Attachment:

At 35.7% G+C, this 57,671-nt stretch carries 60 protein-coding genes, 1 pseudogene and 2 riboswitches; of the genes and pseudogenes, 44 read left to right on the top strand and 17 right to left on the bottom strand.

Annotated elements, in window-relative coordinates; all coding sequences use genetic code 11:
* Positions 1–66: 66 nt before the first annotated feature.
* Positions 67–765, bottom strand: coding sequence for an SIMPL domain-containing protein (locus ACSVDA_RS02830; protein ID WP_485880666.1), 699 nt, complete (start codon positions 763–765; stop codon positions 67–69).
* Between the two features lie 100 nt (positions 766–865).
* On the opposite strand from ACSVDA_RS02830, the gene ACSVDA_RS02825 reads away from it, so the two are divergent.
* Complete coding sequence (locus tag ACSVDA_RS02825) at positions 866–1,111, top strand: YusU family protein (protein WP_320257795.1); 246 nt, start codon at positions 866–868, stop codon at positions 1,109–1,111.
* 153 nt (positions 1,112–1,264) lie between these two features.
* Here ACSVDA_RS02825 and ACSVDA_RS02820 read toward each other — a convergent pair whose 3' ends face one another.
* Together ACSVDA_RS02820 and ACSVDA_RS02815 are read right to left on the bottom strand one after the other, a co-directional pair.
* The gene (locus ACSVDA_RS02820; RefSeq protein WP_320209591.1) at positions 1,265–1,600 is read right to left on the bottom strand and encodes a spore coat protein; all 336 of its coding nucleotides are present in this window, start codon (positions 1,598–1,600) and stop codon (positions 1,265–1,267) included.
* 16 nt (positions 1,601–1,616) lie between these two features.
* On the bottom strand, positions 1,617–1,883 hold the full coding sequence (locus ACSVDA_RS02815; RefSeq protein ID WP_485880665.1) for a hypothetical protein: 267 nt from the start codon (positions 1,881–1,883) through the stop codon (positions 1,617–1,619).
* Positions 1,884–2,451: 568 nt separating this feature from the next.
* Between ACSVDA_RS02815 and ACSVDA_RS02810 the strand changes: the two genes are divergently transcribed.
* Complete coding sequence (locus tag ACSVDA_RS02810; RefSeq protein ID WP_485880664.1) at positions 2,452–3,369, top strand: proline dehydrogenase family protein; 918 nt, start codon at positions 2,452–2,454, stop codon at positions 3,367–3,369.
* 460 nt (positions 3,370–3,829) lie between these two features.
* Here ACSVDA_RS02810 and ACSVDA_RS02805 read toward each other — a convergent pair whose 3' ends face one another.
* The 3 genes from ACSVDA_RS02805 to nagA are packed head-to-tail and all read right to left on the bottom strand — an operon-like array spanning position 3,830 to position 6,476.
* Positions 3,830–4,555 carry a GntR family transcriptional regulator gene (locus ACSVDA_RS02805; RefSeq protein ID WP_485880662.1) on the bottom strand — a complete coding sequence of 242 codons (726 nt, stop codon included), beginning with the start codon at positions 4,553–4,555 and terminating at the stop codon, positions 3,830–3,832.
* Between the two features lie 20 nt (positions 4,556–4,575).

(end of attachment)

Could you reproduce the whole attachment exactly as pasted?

At 35.7% G+C, this 57,671-nt stretch carries 60 protein-coding genes, 1 pseudogene and 2 riboswitches; of the genes and pseudogenes, 44 read left to right on the top strand and 17 right to left on the bottom strand.

Annotated elements, in window-relative coordinates; all coding sequences use genetic code 11:
* Positions 1–66: 66 nt before the first annotated feature.
* Positions 67–765, bottom strand: coding sequence for an SIMPL domain-containing protein (locus ACSVDA_RS02830; protein ID WP_485880666.1), 699 nt, complete (start codon positions 763–765; stop codon positions 67–69).
* Between the two features lie 100 nt (positions 766–865).
* On the opposite strand from ACSVDA_RS02830, the gene ACSVDA_RS02825 reads away from it, so the two are divergent.
* Complete coding sequence (locus tag ACSVDA_RS02825) at positions 866–1,111, top strand: YusU family protein (protein WP_320257795.1); 246 nt, start codon at positions 866–868, stop codon at positions 1,109–1,111.
* 153 nt (positions 1,112–1,264) lie between these two features.
* Here ACSVDA_RS02825 and ACSVDA_RS02820 read toward each other — a convergent pair whose 3' ends face one another.
* Together ACSVDA_RS02820 and ACSVDA_RS02815 are read right to left on the bottom strand one after the other, a co-directional pair.
* The gene (locus ACSVDA_RS02820; RefSeq protein WP_320209591.1) at positions 1,265–1,600 is read right to left on the bottom strand and encodes a spore coat protein; all 336 of its coding nucleotides are present in this window, start codon (positions 1,598–1,600) and stop codon (positions 1,265–1,267) included.
* 16 nt (positions 1,601–1,616) lie between these two features.
* On the bottom strand, positions 1,617–1,883 hold the full coding sequence (locus ACSVDA_RS02815; RefSeq protein ID WP_485880665.1) for a hypothetical protein: 267 nt from the start codon (positions 1,881–1,883) through the stop codon (positions 1,617–1,619).
* Positions 1,884–2,451: 568 nt separating this feature from the next.
* Between ACSVDA_RS02815 and ACSVDA_RS02810 the strand changes: the two genes are divergently transcribed.
* Complete coding sequence (locus tag ACSVDA_RS02810; RefSeq protein ID WP_485880664.1) at positions 2,452–3,369, top strand: proline dehydrogenase family protein; 918 nt, start codon at positions 2,452–2,454, stop codon at positions 3,367–3,369.
* 460 nt (positions 3,370–3,829) lie between these two features.
* Here ACSVDA_RS02810 and ACSVDA_RS02805 read toward each other — a convergent pair whose 3' ends face one another.
* The 3 genes from ACSVDA_RS02805 to nagA are packed head-to-tail and all read right to left on the bottom strand — an operon-like array spanning position 3,830 to position 6,476.
* Positions 3,830–4,555 carry a GntR family transcriptional regulator gene (locus ACSVDA_RS02805; RefSeq protein ID WP_485880662.1) on the bottom strand — a complete coding sequence of 242 codons (726 nt, stop codon included), beginning with the start codon at positions 4,553–4,555 and terminating at the stop codon, positions 3,830–3,832.
* Between the two features lie 20 nt (positions 4,556–4,575).